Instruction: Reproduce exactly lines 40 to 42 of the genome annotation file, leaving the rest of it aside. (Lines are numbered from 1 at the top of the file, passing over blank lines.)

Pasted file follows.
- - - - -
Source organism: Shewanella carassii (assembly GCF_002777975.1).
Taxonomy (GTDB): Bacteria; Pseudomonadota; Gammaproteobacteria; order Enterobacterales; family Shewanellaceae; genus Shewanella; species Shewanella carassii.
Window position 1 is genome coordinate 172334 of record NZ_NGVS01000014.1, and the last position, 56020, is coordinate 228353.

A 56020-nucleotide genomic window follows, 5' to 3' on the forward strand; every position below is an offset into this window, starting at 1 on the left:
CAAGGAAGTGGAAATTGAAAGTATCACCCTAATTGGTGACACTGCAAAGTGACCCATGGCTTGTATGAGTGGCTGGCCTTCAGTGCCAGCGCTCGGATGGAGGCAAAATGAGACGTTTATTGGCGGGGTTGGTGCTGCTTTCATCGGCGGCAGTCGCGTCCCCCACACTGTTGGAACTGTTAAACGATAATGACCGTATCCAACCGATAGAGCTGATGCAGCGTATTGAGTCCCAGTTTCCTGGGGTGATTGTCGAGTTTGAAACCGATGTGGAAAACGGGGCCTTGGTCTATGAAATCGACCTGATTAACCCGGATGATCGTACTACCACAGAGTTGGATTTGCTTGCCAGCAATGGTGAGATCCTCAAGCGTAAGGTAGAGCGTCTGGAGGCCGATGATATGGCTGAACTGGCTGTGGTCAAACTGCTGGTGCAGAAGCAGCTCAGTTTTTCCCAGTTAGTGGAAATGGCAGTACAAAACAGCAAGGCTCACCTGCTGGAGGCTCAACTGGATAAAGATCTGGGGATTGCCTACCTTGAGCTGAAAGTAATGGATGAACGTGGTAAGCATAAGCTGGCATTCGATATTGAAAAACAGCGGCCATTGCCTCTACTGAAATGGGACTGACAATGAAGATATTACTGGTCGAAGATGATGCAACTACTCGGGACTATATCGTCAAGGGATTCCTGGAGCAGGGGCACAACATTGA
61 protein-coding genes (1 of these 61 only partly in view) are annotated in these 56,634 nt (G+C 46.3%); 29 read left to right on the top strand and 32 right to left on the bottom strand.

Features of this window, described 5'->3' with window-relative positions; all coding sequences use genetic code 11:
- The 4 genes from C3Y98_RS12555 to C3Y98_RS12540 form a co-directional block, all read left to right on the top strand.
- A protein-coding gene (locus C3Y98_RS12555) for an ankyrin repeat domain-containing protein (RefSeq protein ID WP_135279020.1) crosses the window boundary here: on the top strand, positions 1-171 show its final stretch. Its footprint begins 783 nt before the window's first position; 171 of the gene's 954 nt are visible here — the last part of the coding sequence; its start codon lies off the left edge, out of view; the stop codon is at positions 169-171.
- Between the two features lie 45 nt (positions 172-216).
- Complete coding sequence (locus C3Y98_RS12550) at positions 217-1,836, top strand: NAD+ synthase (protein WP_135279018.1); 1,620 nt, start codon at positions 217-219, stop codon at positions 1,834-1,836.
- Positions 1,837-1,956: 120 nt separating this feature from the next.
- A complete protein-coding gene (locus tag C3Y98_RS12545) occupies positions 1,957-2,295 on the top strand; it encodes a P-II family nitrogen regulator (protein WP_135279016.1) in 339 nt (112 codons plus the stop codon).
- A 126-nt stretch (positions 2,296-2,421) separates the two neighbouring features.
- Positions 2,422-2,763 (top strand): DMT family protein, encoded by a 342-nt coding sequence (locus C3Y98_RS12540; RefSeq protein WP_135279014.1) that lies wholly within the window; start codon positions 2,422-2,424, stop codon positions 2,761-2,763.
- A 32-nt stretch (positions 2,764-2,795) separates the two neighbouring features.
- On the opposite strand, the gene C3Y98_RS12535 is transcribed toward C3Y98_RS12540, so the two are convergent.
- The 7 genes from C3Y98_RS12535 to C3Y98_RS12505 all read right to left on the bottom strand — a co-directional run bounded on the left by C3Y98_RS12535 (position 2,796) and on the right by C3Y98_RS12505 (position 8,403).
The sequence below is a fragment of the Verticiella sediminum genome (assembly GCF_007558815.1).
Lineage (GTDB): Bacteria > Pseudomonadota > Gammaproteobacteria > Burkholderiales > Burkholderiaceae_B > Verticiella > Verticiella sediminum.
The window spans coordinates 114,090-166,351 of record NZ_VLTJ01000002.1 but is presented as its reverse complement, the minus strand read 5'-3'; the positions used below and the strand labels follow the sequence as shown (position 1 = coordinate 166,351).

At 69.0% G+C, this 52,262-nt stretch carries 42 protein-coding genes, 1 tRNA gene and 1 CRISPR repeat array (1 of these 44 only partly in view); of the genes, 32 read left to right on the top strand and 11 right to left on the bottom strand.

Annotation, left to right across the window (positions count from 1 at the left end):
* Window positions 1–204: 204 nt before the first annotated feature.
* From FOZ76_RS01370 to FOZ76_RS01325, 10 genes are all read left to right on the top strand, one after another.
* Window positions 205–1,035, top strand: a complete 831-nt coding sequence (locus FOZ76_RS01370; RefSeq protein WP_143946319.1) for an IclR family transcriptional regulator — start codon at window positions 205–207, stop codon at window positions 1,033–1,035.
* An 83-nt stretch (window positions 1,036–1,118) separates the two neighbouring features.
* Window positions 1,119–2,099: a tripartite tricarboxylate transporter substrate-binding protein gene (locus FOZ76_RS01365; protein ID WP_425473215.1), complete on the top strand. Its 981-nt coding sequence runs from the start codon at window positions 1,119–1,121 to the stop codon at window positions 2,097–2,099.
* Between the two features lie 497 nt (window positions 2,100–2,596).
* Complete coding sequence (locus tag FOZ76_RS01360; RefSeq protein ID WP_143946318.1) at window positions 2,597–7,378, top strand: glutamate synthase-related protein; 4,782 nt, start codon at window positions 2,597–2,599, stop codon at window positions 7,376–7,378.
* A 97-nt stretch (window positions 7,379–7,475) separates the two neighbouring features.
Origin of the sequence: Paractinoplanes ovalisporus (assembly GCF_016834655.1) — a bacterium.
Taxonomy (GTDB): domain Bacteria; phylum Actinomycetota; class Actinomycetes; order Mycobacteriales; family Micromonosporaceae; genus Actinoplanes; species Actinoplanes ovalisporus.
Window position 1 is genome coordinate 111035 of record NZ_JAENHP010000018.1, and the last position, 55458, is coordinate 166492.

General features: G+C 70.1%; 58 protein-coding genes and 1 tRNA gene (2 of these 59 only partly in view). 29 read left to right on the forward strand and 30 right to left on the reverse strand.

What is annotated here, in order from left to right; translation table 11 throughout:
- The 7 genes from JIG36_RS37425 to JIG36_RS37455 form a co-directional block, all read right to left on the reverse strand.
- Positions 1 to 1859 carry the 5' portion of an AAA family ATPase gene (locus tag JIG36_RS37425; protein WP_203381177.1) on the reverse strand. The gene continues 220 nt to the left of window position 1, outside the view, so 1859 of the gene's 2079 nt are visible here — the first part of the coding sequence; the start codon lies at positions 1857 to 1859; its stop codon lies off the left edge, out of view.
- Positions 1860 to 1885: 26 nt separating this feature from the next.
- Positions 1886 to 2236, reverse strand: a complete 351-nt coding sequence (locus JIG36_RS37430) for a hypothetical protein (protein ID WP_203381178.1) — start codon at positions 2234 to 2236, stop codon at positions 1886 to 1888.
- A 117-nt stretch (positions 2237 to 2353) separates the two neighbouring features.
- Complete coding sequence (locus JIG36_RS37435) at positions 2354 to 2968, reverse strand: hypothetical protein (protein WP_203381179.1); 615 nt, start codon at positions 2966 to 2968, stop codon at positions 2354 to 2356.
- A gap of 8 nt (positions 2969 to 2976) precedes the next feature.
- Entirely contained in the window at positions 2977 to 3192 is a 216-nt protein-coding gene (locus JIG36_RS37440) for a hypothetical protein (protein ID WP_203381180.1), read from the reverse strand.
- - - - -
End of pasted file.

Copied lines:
- Positions 1886 to 2236, reverse strand: a complete 351-nt coding sequence (locus JIG36_RS37430) for a hypothetical protein (protein ID WP_203381178.1) — start codon at positions 2234 to 2236, stop codon at positions 1886 to 1888.
- A 117-nt stretch (positions 2237 to 2353) separates the two neighbouring features.
- Complete coding sequence (locus JIG36_RS37435) at positions 2354 to 2968, reverse strand: hypothetical protein (protein WP_203381179.1); 615 nt, start codon at positions 2966 to 2968, stop codon at positions 2354 to 2356.